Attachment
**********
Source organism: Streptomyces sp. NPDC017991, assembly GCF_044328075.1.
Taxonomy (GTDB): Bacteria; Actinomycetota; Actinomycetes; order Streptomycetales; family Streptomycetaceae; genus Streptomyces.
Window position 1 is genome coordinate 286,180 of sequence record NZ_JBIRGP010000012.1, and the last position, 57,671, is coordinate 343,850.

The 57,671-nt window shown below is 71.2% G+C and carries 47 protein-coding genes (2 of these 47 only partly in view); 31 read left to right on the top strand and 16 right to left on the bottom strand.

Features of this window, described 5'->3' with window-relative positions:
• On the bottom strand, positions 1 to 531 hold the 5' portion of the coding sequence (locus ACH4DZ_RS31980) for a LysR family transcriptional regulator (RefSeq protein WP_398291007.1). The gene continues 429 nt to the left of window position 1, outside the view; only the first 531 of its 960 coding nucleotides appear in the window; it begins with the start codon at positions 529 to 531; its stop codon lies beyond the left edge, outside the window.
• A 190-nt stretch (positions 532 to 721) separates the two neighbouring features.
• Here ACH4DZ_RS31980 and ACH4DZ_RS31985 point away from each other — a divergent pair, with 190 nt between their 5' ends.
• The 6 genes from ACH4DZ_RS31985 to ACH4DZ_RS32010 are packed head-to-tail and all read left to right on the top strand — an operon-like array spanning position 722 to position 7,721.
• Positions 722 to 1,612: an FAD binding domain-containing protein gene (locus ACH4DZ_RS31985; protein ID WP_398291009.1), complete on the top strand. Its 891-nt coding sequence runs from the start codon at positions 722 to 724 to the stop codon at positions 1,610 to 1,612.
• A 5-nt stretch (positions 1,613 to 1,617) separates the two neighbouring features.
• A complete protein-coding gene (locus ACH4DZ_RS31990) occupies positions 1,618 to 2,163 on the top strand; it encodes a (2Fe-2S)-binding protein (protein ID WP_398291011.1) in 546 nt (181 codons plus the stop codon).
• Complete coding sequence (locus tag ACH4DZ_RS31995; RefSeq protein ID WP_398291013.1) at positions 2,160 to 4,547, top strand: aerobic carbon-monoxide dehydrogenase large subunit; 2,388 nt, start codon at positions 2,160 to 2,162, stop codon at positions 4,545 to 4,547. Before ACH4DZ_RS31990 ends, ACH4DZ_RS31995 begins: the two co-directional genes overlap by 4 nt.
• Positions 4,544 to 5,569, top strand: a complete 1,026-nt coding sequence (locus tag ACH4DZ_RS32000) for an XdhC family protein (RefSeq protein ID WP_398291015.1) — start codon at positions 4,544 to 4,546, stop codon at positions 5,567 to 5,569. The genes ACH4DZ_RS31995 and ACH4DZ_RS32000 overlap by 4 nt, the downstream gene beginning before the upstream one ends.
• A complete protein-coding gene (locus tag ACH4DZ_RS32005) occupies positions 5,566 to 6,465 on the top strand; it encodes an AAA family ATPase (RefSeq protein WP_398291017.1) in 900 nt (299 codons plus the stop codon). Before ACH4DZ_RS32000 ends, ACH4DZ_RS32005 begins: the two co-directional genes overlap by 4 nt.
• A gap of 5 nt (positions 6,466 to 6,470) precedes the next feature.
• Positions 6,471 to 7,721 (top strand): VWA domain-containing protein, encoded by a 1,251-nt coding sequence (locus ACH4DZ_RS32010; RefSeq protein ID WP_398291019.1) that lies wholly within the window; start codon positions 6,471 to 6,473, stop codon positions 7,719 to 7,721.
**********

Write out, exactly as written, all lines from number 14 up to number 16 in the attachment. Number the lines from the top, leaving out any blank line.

• Positions 4,544 to 5,569, top strand: a complete 1,026-nt coding sequence (locus tag ACH4DZ_RS32000) for an XdhC family protein (RefSeq protein ID WP_398291015.1) — start codon at positions 4,544 to 4,546, stop codon at positions 5,567 to 5,569. The genes ACH4DZ_RS31995 and ACH4DZ_RS32000 overlap by 4 nt, the downstream gene beginning before the upstream one ends.
• A complete protein-coding gene (locus tag ACH4DZ_RS32005) occupies positions 5,566 to 6,465 on the top strand; it encodes an AAA family ATPase (RefSeq protein WP_398291017.1) in 900 nt (299 codons plus the stop codon). Before ACH4DZ_RS32000 ends, ACH4DZ_RS32005 begins: the two co-directional genes overlap by 4 nt.
• A gap of 5 nt (positions 6,466 to 6,470) precedes the next feature.